November 7, 2016
Paulist Fr. John Hurley served this year as the coordinator of the Diocese of San Diego’s Synod on Marriage and Family Life.
The synod process included two days of major gatherings on Oct. 29 and 30, as well as meetings of working groups and grassroots listening sessions (involving nearly 2,000 participants) in the preceding months. About three-fourths of the 113 synod delegates on Oct. 29 and 30 were laity and one-fourth were clergy. Participation was sought from each of the diocese’s 98 parishes.
The synod looked at ways to address the pastoral challenges in Amoris Laetitia (“The Joy of Love”), Pope Francis’ apostolic exhortation on marriage and family released April 8.
“A diocesan synod is the most significant level of dialogue, discernment and decision in the life of a diocese,” San Diego’s Bishop Robert McElroy said when he announced the synod.
While a number of bishops released commentaries on Amoris Laetitia, the San Diego diocese’s scope of response appears to be unique, Hurley said in an interview with the National Catholic Reporter.
“One of the things that has been brought to our attention is that this appears to be the first thematic synod [on application of Amoris Laetitia],” he told NCR. “We are not aware of anything else of this magnitude.”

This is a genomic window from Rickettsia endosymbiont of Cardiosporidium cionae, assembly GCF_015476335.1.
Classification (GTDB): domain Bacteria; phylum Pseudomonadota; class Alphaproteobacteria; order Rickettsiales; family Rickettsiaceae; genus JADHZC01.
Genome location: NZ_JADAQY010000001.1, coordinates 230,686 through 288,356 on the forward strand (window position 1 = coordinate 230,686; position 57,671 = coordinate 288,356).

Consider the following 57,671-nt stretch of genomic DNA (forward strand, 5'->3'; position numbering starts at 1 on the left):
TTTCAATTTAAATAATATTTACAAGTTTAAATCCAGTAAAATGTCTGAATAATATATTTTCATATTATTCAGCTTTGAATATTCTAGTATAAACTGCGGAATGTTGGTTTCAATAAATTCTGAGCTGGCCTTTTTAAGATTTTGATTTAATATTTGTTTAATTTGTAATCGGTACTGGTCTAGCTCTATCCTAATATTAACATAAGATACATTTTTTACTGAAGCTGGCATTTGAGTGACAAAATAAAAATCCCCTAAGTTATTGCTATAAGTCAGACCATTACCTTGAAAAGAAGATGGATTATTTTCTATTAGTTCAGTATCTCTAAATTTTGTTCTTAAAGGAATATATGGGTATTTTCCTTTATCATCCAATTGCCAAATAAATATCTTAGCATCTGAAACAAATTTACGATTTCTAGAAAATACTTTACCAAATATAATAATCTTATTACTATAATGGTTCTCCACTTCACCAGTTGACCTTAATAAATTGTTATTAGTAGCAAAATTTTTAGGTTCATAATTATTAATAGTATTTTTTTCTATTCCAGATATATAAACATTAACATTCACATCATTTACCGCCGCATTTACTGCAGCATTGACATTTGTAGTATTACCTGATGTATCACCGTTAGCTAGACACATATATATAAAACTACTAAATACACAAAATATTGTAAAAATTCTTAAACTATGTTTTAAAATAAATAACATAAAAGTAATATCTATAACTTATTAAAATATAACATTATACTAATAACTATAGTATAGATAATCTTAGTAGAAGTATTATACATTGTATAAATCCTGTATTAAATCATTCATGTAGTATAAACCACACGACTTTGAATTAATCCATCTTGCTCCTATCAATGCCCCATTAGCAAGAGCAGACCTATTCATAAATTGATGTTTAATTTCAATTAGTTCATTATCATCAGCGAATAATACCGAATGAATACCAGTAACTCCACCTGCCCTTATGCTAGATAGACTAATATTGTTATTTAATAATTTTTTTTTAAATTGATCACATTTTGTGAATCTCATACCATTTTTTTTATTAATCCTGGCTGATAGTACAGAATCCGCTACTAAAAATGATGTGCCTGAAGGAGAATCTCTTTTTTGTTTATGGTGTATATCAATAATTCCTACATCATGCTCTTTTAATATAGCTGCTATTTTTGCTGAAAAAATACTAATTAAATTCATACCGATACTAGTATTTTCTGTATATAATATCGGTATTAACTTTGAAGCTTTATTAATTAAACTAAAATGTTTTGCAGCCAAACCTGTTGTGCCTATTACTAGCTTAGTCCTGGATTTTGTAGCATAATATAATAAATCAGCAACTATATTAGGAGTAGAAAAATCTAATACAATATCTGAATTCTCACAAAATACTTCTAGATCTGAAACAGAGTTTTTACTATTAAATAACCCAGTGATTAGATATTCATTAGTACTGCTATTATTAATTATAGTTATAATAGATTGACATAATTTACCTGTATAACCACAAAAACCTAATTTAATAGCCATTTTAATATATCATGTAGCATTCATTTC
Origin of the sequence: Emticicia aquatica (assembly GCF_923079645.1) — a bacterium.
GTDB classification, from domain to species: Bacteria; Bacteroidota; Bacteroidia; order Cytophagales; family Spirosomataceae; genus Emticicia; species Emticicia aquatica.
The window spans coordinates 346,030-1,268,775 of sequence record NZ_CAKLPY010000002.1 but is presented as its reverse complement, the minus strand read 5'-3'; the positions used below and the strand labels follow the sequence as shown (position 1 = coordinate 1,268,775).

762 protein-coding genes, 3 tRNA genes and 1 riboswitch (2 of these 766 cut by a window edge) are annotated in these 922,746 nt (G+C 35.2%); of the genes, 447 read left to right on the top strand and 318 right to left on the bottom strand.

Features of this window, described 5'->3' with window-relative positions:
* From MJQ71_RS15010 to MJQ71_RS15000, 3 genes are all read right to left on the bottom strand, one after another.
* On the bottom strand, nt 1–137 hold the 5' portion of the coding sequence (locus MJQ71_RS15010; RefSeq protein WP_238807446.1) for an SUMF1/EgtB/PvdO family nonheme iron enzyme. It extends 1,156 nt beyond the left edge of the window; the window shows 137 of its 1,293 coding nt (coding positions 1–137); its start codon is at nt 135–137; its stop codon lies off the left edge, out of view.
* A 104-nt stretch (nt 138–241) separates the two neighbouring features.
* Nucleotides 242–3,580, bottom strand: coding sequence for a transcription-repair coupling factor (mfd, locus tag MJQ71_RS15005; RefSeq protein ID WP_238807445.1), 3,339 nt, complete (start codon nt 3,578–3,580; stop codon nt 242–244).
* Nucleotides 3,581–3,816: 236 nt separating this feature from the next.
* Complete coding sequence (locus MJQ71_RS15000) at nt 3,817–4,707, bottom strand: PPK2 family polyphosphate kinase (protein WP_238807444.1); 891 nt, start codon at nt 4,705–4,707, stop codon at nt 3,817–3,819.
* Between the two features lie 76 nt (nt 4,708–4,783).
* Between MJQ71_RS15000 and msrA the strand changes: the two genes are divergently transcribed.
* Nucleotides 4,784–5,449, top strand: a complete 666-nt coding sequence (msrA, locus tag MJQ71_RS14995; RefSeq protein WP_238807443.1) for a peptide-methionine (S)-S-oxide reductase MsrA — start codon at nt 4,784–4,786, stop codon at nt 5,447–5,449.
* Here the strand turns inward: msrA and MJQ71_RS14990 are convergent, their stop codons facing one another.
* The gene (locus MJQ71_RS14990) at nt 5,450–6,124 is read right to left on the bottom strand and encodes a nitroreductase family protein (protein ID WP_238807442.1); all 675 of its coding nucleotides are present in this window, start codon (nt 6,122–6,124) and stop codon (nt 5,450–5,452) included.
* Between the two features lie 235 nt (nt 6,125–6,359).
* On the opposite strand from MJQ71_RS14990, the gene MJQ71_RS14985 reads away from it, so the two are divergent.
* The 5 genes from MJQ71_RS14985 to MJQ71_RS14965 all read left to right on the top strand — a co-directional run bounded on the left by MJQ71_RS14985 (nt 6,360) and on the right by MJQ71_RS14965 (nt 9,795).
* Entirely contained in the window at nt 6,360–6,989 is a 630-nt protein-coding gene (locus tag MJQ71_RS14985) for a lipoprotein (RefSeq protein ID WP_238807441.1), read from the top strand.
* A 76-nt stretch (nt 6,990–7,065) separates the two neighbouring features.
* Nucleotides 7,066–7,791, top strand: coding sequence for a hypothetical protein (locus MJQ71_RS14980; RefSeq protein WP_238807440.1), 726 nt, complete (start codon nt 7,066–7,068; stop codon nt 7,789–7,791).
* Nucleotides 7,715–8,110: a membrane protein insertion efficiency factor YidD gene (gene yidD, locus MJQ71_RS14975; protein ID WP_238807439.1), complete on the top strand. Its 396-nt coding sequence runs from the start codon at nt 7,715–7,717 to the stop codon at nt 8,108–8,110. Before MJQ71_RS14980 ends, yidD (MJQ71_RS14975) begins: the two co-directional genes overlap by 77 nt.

There were no models on which to base the synod’s input gathering, feedback synthesizing, assembly deliberation and follow-up, Hurley also told NCR. “We pretty much developed it ourselves,” he said.
In an Oct. 31 article, NCR reported that, “at the conclusion of a long weekend of intense discussion and deliberation,” the delegates presented Bishop McElroy with these 15 recommendations:
“Called for parishes to establish mentoring teams to ‘welcome and accompany young adults,’ to support married couples, to ‘engage military families,’ and to carry out marriage-preparation follow-up;
“Urged development of education and ‘formation in the areas of conscience formation and the internal forum, not only to implement the pathway to sacramental participation [for divorced and remarried] outlined in ‘The Joy of Love,’ but even more fundamentally to illuminate a core element of Christian discipleship itself;’
“Asked for creation of a ‘Diocesan Office for Family Spirituality’ that would, among other things, ‘develop resources for parishes to minister to families’ including ‘the divorced, single-parent, widowed, deployed, deported, special needs, multigenerational households, LGBT’;
“Encouraged nurturing ‘a culture of support’ in parishes and adding a staff position in the diocesan Office for Marriage and Family Life to provide help ‘for those in all stages of separation and divorce.'”